Simon Wyatt mines at the rich vein of Welsh folklore to deliver a gripping coming-of-age tale of a boy caught up in the magical history of Wales. Life was same-old, same-old for orphaned boy Ben Ellis living in Bryn Boncath – a paternal fondness for his “bampi” (grandfather), a fear of his bullying uncle and a crush on the new girl in the street. The 13-year-old’s carefree head is filled with bampi’s stories of folklore – like how the Welsh dragon rose up to stop an invasion – but fantasy bleeds into reality when mythical creatures are spotted around the close-knit community.
The strangeness stems from the past and precedes the footsteps of the villain “Cracky” Caradog, who has his eye set on Ben, chosen to be the protector of nature.
Told in the past tense of an autobiographical letter, don’t expect all the answers – including the mystery of the eye-catching title – to be revealed in this first volume.
There are plenty of questions asked to grip you for the next instalment, but enough answered to further the plot. It comes across as a more innocent variant of Gary Spencer Millidge’s Strangehaven.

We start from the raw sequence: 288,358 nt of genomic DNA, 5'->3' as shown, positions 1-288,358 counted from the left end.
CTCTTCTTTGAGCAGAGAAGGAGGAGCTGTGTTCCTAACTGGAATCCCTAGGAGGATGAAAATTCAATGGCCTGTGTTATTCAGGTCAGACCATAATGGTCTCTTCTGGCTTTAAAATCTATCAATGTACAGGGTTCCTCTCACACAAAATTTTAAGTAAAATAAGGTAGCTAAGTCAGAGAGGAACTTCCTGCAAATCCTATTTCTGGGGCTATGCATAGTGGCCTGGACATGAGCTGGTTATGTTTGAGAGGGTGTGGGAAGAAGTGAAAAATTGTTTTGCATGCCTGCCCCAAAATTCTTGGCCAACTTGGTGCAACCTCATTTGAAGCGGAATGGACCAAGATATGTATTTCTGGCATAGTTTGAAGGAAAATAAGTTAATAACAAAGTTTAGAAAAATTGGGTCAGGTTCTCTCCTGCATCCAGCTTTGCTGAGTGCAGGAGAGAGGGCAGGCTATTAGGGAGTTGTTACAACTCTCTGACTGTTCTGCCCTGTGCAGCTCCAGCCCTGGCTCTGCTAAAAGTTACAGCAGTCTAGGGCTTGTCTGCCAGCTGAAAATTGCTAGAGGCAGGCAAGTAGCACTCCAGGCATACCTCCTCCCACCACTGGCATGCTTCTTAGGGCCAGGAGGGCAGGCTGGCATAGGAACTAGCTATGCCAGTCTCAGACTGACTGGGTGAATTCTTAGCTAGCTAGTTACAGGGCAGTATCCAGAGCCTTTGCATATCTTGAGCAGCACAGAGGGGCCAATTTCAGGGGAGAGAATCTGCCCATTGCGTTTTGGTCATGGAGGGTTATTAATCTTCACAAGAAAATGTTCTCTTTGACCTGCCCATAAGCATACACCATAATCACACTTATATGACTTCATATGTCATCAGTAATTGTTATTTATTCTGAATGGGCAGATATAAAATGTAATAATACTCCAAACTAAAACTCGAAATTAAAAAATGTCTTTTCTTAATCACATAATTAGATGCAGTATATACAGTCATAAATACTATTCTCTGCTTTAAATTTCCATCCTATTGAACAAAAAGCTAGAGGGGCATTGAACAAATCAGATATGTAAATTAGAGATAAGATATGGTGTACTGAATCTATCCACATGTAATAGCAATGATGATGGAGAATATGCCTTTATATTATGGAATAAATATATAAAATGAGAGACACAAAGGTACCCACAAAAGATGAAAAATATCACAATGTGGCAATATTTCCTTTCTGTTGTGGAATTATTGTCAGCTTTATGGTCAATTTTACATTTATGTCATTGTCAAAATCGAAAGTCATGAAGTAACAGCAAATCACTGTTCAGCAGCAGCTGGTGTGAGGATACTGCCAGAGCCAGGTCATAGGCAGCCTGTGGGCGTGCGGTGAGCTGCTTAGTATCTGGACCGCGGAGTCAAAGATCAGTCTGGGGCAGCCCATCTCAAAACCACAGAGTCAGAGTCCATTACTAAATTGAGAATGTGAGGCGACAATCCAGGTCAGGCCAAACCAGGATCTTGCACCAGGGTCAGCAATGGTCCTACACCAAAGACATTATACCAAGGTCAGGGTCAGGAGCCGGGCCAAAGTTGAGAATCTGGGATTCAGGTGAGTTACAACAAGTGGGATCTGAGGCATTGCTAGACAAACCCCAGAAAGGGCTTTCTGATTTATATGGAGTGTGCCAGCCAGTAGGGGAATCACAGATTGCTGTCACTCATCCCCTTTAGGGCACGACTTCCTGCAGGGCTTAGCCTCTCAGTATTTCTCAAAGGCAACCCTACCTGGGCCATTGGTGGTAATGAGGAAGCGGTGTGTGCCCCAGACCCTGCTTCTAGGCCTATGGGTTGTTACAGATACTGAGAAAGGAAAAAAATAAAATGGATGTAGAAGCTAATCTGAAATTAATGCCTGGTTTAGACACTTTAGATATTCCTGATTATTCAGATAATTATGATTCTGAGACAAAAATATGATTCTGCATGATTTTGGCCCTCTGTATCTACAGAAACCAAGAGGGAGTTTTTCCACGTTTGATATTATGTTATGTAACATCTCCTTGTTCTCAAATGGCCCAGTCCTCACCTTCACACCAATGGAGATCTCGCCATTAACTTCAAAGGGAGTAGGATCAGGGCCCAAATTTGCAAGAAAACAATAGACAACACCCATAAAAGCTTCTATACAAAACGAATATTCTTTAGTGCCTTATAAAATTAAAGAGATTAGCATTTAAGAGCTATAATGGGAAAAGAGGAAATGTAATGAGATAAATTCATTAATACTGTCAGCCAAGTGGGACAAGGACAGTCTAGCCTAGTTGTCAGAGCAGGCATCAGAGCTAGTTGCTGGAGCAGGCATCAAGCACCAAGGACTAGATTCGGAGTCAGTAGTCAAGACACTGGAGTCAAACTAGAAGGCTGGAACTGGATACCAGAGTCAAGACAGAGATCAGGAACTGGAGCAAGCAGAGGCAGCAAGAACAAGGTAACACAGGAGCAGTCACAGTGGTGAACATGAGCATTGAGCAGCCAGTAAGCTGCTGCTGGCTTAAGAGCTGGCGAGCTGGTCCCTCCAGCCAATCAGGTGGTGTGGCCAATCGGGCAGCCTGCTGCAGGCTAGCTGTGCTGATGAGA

The black-and-white art is gorgeous, its charcoal quality perfectly suited to the subject matter and setting, feeling earthy and organic. Lettering duties by Nic Wilkinson are also due credit. Sound effects are shaped to match the art of spiralling crows or the tumble of a thrown dagger. Most importantly, it is all legible and clean – the biggest hurdle in stories told through the slant of handwritten letters which can sometimes be too much of a strain to read.
Wyatt’s work was last seen by Starburst as part of a collaboration anthology by Welsh comic creators called 10thology. The partnership continues, in part, with a brief cameo from Jamie Lambert and David Clifford’s Dexter’s Half Dozen during a dragon hunt.
Unbelievable is a rare, gorgeous find in the world of independent comics and clearly a labour of love for Wyatt who has sweated over every panel on top of crafting an engaging story before summoning the drive to see it published. At times whimsical and innocent, at others innovative in its art, Unbelievable is worth your money.
Unbelievable: The Man Who Ate Daffodils is out now from Markosia Enterprises Ltd